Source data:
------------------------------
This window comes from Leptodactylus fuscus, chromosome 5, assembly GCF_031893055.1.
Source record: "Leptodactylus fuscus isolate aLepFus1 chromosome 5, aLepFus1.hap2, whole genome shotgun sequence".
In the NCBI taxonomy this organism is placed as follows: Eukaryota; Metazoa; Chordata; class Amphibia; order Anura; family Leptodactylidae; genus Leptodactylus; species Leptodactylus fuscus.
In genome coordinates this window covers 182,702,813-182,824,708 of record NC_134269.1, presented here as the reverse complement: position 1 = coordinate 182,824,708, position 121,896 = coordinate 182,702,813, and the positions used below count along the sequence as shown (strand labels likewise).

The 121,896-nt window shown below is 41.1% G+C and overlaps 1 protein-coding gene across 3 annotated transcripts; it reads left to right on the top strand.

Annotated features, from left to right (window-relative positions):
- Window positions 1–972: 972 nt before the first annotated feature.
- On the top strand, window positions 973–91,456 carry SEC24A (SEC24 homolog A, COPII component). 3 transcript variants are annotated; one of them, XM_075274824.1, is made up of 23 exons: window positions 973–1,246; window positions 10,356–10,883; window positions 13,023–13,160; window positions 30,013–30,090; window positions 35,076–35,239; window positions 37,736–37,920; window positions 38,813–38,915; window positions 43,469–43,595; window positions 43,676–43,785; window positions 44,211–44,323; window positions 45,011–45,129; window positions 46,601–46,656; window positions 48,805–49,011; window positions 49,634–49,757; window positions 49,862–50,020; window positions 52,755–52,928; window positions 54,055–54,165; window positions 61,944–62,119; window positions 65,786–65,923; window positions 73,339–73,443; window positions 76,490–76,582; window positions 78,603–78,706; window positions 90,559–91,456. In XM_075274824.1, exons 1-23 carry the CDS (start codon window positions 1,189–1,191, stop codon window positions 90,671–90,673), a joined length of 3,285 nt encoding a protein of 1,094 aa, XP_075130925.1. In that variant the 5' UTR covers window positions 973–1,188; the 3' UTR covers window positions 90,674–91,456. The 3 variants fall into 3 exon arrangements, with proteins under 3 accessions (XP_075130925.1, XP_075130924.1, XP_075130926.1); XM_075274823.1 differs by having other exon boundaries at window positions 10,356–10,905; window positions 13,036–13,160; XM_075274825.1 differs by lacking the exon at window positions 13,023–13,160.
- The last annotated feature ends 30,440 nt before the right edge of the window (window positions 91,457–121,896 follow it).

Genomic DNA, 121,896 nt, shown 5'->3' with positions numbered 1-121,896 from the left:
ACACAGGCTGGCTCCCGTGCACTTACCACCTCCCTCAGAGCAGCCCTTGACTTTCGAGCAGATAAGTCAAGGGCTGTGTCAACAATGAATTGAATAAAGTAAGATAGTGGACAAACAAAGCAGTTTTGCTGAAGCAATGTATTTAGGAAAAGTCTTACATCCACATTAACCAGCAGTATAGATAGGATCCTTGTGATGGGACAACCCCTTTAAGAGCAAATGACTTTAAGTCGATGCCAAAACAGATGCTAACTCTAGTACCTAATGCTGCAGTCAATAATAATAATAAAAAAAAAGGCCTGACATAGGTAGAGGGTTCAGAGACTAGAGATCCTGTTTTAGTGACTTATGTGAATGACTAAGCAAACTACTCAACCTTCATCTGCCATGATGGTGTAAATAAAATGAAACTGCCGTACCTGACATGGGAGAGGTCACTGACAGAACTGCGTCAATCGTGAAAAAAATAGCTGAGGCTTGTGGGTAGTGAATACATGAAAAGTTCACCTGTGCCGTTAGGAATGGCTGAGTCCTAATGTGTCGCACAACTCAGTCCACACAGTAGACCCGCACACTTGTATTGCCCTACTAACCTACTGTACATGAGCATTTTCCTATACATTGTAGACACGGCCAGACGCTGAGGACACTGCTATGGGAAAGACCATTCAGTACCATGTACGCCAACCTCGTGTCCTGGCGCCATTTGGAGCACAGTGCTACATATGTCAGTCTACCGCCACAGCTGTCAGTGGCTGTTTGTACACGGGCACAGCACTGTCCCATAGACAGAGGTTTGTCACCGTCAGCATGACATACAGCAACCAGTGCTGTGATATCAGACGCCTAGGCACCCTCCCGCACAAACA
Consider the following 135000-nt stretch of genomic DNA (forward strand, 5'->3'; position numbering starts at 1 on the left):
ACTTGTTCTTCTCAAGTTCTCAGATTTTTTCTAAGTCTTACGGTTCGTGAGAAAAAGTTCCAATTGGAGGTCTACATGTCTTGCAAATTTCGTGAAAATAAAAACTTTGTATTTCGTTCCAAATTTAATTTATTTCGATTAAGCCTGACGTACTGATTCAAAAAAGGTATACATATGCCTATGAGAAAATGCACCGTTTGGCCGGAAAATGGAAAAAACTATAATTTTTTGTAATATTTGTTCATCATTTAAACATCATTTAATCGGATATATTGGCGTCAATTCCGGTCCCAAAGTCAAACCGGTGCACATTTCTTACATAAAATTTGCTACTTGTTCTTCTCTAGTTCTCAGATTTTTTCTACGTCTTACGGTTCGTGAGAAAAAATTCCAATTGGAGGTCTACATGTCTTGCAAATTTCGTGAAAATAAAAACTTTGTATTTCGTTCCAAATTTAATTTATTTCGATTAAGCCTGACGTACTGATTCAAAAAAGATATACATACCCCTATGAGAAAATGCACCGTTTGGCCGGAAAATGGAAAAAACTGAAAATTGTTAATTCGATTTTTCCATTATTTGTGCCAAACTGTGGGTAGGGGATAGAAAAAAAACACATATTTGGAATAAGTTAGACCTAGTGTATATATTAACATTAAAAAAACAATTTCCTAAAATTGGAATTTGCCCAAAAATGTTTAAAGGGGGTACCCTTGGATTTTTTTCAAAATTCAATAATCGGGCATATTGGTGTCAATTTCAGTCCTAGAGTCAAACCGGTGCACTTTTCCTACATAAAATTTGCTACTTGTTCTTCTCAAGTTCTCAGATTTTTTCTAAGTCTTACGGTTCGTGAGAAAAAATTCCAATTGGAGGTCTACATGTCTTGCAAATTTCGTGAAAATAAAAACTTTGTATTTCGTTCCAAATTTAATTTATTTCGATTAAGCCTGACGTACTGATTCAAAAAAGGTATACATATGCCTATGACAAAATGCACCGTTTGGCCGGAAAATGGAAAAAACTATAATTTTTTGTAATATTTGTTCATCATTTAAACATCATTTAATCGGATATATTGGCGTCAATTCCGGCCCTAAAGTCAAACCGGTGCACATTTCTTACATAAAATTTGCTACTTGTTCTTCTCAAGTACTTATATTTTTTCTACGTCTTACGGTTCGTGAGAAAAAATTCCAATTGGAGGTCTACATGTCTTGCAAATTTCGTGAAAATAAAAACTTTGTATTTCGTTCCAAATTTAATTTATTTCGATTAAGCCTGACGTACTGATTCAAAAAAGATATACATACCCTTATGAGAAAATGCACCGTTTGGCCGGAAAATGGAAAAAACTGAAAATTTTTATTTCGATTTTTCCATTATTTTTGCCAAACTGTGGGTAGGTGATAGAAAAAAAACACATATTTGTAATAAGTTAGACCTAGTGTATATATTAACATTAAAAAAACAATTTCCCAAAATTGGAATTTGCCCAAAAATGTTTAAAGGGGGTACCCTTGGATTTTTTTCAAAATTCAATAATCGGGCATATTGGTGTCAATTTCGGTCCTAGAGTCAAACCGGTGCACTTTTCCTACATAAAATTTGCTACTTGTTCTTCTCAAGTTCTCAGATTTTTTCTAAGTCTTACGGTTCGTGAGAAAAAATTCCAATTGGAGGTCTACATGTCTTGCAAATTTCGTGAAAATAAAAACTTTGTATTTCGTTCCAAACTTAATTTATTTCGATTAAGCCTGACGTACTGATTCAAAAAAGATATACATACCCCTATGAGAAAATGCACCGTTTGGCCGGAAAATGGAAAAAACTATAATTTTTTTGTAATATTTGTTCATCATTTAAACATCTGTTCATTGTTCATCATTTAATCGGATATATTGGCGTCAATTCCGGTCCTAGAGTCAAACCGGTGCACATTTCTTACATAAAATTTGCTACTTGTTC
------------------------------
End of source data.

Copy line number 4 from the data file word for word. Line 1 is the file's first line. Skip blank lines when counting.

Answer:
In genome coordinates this window covers 182,702,813-182,824,708 of record NC_134269.1, presented here as the reverse complement: position 1 = coordinate 182,824,708, position 121,896 = coordinate 182,702,813, and the positions used below count along the sequence as shown (strand labels likewise).